I enjoyed sponsor Nvidias opening day student event Bridging Expectations hosted by the company to encourage networking between the schools, recent graduates and professionals. It is often difficult for aspiring graduates to make contact with the professional speakers at the big events and this informal gathering was intended to break down the barriers a little. The free pizza was also a big draw.
Pfffirate was nominated for Best Student Film. Courtesy of Supinfocom Valenciennes and Imagina.
Imagina traditionally presents great panels and conferences that attract a crowd, like this one on The Matrix Revolutions. © 2001-2003 Monaco Mediax. 98000 Monaco. All rights reserved.
Pixars Victor Navone (seen here with his creation from Alien Song) talked about the animation technique in Finding Nemo. Photo credit: Sofia Saile.
As usual, the work from the European schools was really fantastic in both quality and ambition. Johannes Weilands Annie and Boo is quite extraordinary for a student film; 12 minutes long with many impressive dialogue scenes, sophisticated camerawork, effects and soundtrack. It is an unusual love story between a teenage girl and a fantastic creature, and I predict it will win prizes wherever it is shown this year.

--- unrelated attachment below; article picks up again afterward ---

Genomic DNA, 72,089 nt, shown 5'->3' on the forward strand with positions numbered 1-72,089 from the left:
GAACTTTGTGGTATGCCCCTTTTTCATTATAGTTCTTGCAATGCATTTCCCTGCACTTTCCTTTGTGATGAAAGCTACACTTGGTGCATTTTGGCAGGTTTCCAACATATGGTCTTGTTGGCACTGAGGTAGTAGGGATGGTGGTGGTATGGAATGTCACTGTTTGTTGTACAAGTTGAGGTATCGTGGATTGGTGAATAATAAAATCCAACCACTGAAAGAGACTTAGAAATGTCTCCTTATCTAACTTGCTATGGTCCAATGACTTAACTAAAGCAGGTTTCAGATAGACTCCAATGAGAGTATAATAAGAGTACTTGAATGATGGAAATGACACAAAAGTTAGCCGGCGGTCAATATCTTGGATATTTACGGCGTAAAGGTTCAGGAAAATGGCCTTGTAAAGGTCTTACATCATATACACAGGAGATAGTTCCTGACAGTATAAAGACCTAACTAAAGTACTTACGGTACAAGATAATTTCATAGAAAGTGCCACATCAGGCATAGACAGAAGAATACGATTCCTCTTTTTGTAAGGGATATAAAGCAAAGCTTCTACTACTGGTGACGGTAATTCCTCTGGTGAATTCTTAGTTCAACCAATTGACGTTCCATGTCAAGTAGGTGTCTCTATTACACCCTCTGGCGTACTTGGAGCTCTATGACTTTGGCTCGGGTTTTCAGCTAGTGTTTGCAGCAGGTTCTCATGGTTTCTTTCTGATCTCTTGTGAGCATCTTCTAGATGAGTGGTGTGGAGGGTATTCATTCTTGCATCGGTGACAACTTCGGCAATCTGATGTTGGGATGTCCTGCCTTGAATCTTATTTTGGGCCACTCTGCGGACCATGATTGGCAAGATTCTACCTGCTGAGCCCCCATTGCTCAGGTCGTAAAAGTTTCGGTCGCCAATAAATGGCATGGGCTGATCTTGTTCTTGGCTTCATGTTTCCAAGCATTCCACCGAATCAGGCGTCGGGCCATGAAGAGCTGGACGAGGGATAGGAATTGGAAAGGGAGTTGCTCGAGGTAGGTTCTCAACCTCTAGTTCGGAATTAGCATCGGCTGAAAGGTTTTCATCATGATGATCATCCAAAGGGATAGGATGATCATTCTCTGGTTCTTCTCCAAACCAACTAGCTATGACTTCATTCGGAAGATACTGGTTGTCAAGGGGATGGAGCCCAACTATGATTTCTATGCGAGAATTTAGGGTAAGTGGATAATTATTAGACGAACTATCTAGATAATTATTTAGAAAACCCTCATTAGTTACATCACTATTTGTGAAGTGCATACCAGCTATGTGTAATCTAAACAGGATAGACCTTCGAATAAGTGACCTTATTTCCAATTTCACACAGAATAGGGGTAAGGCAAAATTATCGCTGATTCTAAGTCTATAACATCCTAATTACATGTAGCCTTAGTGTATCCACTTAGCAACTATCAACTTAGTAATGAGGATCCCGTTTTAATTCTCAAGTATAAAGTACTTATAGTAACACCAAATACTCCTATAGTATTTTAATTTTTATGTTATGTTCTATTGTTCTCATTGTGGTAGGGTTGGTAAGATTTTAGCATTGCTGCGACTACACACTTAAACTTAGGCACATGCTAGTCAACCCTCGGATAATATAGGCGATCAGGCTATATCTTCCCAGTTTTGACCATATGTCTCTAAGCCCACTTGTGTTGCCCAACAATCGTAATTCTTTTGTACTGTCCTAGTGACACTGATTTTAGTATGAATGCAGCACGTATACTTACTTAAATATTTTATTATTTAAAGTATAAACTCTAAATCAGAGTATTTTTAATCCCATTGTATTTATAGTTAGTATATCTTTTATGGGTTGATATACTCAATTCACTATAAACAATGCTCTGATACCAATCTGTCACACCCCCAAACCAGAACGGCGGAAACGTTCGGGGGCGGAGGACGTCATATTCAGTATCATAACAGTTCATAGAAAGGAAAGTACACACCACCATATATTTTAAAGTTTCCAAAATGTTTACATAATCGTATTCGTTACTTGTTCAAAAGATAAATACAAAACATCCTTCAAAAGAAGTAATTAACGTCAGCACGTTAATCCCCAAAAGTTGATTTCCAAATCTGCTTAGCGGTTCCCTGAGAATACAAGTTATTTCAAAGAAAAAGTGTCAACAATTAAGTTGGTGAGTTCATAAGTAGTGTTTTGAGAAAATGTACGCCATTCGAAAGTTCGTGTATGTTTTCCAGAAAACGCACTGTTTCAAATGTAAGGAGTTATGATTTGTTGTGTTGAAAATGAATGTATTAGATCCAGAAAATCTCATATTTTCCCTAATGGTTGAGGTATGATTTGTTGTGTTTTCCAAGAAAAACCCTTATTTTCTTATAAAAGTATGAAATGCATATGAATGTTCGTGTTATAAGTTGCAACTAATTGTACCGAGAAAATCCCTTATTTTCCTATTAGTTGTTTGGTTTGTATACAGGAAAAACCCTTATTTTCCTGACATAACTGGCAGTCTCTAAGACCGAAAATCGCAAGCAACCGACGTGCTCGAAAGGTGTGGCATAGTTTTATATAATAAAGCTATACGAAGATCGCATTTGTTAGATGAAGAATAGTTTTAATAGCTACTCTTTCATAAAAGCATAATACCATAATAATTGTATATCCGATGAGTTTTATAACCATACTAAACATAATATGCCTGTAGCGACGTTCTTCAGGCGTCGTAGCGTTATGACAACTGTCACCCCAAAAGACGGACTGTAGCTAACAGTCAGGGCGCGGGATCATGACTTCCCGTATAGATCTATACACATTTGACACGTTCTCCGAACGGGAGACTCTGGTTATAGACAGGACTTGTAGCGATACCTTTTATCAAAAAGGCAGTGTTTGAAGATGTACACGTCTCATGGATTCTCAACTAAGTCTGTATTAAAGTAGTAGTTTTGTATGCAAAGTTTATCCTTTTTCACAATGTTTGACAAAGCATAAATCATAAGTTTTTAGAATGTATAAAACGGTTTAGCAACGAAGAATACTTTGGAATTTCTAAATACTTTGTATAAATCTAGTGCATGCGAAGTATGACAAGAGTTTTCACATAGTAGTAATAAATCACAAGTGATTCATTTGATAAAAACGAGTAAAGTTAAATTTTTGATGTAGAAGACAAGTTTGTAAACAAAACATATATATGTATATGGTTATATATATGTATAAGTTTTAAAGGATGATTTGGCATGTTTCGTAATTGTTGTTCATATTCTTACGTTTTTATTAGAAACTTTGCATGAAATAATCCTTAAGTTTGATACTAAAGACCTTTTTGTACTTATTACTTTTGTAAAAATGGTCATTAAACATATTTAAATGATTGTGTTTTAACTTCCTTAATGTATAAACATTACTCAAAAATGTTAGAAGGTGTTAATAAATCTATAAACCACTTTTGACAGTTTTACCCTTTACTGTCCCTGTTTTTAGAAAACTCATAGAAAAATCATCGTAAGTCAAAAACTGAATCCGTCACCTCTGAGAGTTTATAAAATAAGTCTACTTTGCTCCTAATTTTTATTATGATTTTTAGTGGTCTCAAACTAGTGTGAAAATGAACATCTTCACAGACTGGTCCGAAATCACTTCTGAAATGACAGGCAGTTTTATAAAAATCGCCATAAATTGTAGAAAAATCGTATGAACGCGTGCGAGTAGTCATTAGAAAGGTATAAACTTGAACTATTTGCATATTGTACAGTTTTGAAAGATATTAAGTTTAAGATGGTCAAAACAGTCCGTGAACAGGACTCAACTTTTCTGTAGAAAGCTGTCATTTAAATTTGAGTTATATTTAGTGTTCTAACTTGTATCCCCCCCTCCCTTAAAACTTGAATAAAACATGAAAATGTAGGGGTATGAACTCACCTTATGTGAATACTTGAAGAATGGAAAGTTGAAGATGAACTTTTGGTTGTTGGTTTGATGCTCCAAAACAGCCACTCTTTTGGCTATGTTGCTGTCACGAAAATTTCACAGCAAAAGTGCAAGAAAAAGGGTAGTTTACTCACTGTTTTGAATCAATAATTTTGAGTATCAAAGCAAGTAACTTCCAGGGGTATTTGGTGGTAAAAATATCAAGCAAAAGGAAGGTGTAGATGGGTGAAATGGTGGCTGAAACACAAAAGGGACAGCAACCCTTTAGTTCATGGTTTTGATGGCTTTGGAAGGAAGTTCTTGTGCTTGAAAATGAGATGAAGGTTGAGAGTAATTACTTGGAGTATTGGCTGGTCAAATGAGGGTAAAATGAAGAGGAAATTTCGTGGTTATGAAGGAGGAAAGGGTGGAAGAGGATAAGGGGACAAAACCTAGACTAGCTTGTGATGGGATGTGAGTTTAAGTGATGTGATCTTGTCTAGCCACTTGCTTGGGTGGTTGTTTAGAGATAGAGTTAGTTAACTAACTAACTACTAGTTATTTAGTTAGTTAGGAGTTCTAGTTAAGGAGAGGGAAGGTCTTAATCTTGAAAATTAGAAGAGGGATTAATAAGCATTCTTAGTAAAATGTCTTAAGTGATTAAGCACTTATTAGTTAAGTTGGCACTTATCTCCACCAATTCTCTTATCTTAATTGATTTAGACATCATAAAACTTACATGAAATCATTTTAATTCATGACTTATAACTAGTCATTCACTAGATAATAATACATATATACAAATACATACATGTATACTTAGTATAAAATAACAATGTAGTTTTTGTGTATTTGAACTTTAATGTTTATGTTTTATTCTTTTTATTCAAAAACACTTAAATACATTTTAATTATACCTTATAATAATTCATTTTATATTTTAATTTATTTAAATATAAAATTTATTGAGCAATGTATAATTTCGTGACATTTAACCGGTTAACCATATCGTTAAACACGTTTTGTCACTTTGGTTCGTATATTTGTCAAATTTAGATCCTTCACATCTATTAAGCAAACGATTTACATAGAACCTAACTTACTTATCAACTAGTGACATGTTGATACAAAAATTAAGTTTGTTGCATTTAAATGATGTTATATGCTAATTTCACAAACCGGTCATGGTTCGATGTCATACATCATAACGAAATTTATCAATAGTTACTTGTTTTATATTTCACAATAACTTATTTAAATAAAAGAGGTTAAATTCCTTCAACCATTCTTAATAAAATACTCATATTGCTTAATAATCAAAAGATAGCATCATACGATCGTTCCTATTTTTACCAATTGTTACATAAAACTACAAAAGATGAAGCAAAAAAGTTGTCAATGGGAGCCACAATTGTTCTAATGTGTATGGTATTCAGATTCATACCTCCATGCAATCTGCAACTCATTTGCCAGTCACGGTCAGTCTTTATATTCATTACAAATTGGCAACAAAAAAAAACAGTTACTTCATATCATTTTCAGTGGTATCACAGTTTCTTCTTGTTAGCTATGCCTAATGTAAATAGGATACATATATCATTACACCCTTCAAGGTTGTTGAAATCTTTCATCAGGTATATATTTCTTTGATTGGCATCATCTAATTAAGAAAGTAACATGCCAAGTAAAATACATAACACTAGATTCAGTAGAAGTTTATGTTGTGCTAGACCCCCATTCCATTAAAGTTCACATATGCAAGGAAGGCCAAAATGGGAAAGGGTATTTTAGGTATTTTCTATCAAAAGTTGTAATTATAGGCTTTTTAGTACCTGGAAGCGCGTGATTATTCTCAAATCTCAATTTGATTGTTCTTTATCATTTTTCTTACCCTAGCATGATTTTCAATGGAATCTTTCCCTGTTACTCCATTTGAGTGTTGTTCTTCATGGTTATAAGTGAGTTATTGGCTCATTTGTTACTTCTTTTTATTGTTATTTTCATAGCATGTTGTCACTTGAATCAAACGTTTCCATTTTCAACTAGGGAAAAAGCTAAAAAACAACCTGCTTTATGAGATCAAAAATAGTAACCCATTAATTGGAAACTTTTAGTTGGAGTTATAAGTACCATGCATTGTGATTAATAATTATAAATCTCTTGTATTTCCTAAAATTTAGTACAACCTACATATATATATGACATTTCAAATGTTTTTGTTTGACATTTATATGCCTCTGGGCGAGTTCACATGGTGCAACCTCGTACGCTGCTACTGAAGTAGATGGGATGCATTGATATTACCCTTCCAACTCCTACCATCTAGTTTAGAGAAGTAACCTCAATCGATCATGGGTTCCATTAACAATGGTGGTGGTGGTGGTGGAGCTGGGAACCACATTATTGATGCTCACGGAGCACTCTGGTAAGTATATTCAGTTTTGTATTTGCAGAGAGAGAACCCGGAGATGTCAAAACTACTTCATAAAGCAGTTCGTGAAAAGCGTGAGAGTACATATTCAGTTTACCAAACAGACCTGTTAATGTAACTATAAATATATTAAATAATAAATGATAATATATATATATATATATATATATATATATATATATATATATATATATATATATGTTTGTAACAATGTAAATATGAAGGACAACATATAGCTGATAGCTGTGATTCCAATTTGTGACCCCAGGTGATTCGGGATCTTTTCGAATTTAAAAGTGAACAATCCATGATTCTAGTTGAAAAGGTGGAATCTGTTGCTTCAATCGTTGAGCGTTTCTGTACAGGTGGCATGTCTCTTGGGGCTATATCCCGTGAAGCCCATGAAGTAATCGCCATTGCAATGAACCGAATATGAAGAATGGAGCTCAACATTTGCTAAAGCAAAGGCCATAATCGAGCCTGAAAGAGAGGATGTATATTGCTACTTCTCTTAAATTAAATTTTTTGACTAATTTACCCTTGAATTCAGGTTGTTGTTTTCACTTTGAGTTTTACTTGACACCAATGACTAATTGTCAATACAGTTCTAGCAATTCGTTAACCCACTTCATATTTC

Supinfocom can always be counted on to produce stunning graduation films and my favorite this year was Pfffirate a comedy about an inflatable pirate, which was also nominated in the student film category.
Panels and Presentations The Grimaldi Forum, current home of Imagina, is a stunning light-filled structure with views over the Mediterranean from the upper levels and comfortable, well-equipped screening rooms. Walking along the seafront to the venue each morning was a great start to the day.
The greatest strength of Imagina has always been the high quality of the packed program, which this year included conferences on 3D animation and visual effects, games, on-line content, general interest sessions on virtual characters and AI and several special events.
As usual, I found myself torn between interesting-sounding presentations on several occasions.